A 19-year veteran at the Metropolitan Museum of Art, Alisa LaGamma has devoted herself to projects that are instrumental in rethinking the history of sub-Saharan African art and culture. Her most recent exhibition is Kongo: Power and Majesty, a groundbreaking survey of five centuries of objects dating from the age of exploration to the late nineteenth century. Writing in the New York Times, Holland Cotter described the unprecedented assembly of rare objects, many of which have not been exhibited in centuries, as “an unusually tight, idea-filled and troubling show.”
LaGamma participated in CCL’s core training program for senior museum curators in 2010, three years before she was promoted to the helm of the department. Today, as Ceil and Michael E. Pulitzer Curator in Charge of the Department of the Arts of Africa, Oceania, and the Americas, she oversees a team of fifteen and is charged with rethinking the presentation of the galleries of the Michael C. Rockefeller Wing, which houses the collections of African, Oceanic, and North, Central and South American art.
LaGamma spoke to CCL about her childhood in Africa, how she prepared for the show, and her future challenges and responsibilities as head of an entire department at the Met.
You were born in the Congo and have traveled widely in Africa and lived in Côte d’Ivoire, Senegal, Nigeria, Togo, and South Africa. You later studied at the University of Virginia and received your doctorate at Columbia University. How did your experience growing up in Africa influence your choice of specialty?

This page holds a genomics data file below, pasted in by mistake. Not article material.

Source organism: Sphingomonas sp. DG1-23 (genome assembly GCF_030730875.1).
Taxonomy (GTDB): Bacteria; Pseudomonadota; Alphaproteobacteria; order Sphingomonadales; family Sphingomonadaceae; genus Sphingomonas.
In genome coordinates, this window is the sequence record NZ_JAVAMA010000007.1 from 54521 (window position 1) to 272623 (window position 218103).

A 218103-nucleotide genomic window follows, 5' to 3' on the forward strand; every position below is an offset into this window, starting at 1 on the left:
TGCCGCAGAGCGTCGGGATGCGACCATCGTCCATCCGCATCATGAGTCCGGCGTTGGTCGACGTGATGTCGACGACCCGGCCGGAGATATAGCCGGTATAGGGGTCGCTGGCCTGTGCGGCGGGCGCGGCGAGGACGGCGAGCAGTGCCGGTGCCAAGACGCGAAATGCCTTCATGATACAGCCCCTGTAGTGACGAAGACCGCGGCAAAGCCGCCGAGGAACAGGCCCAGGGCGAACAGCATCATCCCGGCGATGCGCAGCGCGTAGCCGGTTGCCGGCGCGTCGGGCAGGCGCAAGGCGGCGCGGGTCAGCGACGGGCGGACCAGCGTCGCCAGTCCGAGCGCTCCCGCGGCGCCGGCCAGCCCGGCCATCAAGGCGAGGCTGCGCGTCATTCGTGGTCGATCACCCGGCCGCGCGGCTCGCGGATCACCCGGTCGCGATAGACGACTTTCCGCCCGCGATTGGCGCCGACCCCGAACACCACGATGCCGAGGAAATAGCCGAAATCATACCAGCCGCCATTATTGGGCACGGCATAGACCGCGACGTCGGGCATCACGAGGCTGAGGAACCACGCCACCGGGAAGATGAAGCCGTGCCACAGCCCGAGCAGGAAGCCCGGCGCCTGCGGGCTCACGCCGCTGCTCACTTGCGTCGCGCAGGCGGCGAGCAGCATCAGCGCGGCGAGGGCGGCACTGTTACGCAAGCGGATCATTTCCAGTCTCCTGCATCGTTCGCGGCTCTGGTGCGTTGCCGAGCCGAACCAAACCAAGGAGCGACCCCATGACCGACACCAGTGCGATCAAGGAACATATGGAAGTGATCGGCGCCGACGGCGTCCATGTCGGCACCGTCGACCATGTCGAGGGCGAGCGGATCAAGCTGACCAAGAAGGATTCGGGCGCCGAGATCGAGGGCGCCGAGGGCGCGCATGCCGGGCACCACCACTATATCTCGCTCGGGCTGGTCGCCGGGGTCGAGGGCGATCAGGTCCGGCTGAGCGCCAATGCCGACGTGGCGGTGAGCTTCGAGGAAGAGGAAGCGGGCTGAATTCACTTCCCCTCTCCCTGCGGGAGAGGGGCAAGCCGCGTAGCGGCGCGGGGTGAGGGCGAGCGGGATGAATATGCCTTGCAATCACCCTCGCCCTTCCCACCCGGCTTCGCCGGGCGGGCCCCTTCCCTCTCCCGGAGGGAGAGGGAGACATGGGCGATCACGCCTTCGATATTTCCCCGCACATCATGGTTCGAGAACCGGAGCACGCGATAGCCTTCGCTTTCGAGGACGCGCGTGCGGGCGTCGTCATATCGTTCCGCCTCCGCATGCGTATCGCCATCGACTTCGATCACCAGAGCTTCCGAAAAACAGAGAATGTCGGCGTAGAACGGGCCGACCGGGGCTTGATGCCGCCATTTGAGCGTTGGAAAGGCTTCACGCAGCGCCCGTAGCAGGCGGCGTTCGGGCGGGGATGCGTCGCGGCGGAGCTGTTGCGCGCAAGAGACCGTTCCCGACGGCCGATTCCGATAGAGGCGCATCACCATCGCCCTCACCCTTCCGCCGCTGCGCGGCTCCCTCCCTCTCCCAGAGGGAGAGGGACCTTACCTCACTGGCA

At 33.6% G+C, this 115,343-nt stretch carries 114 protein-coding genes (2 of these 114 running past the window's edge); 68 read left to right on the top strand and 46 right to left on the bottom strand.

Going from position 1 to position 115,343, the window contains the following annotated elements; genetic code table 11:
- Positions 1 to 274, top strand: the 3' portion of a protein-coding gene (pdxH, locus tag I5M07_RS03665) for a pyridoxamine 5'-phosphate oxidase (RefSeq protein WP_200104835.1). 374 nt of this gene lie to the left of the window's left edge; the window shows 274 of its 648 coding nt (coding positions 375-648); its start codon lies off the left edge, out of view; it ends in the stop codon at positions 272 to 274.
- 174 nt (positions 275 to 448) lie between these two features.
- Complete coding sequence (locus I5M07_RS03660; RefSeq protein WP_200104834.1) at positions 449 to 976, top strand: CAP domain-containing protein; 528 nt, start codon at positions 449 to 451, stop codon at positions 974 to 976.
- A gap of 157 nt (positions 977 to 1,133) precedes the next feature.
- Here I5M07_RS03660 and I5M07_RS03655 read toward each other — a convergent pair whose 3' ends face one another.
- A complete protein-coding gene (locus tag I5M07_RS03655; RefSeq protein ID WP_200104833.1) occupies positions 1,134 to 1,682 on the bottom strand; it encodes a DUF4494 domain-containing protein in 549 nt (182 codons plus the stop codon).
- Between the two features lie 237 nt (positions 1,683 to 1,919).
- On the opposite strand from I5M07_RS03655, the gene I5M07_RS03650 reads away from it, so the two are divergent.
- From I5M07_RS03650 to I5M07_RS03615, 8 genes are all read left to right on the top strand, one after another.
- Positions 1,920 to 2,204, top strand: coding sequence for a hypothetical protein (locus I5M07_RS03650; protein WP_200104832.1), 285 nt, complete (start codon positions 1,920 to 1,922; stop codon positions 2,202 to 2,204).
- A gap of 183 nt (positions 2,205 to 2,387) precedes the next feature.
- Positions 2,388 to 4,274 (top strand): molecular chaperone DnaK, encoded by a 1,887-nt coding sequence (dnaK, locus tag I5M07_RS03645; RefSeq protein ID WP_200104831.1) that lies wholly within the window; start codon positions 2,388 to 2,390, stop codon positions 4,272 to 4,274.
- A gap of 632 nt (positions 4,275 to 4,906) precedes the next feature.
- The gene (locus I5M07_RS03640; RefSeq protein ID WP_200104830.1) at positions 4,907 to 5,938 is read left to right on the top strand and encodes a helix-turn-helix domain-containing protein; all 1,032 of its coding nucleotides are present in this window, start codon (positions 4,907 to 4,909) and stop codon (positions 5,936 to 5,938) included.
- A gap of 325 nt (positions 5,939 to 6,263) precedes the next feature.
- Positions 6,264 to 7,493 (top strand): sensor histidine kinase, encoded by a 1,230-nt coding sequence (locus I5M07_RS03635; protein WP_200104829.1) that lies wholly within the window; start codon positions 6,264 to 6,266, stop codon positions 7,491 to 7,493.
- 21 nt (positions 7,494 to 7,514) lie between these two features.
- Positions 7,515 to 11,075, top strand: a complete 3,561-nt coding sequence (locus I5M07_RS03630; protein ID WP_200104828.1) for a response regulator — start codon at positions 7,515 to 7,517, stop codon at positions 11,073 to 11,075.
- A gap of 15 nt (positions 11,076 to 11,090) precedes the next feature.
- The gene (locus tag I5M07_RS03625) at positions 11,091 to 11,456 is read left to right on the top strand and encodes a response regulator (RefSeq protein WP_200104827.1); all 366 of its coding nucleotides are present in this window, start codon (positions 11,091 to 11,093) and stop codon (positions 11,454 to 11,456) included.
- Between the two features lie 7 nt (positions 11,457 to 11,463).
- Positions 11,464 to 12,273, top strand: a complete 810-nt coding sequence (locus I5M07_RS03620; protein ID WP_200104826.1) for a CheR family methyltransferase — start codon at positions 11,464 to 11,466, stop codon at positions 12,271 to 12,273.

I was born in Lubumbashi in what is today the Democratic Republic of the Congo. I didn’t spend much time there but my formative years were spent in many different African countries where my father worked as an American diplomat. Until the moment I started graduate school, I hadn’t considered studying African art. It really excited me that I could continue a connection with a region that I had such a special history with, through potentially rewarding projects. It was an instinct that proved true in terms of all the great projects I have been able to develop at the Metropolitan.
What was your first experience with these works from the Kongo?
The Kongo civilization is one of the great centers that we are introduced to as part of our formative training. The comparable in Western art is Rome. Kongo is one of those robust and dramatic traditions that endured and there’s a very long trajectory of its development. It’s also been very important in relating Africa to the world at large because so many people of Kongo heritage wound up in the New World as part of the Atlantic slave trade. The earliest generation of specialists in African art highlighted the significance of this region as foundational in understanding the heritage of African-American culture in our own backyard. This project allowed me to approach the material from a new perspective.
In 2008 you spearheaded the Met’s acquisition of a colossal 19th-century Mangaaka power figure, which quickly became the centerpiece of the collection and a formidable landmark at the entrance of the Michael C. Rockefeller wing. How did the object spark the idea for a show that spans 500 years of history and includes 146 works of art?
It was such an important addition to our permanent collection and I spent a lot of time thinking about it as an individual object and how it related to a larger corpus. I watched to see what kinds of reaction and responses people outside the field had to it. Inside the Met, it was a transformative acquisition that brought together so many different colleagues, in departments across the institution, who were equally enthusiastic about it. Scrutinizing the piece as a group brought all kinds of new perspectives to the surface that I thought it would be worth addressing in an exhibition that situated the power figure in a larger historical context.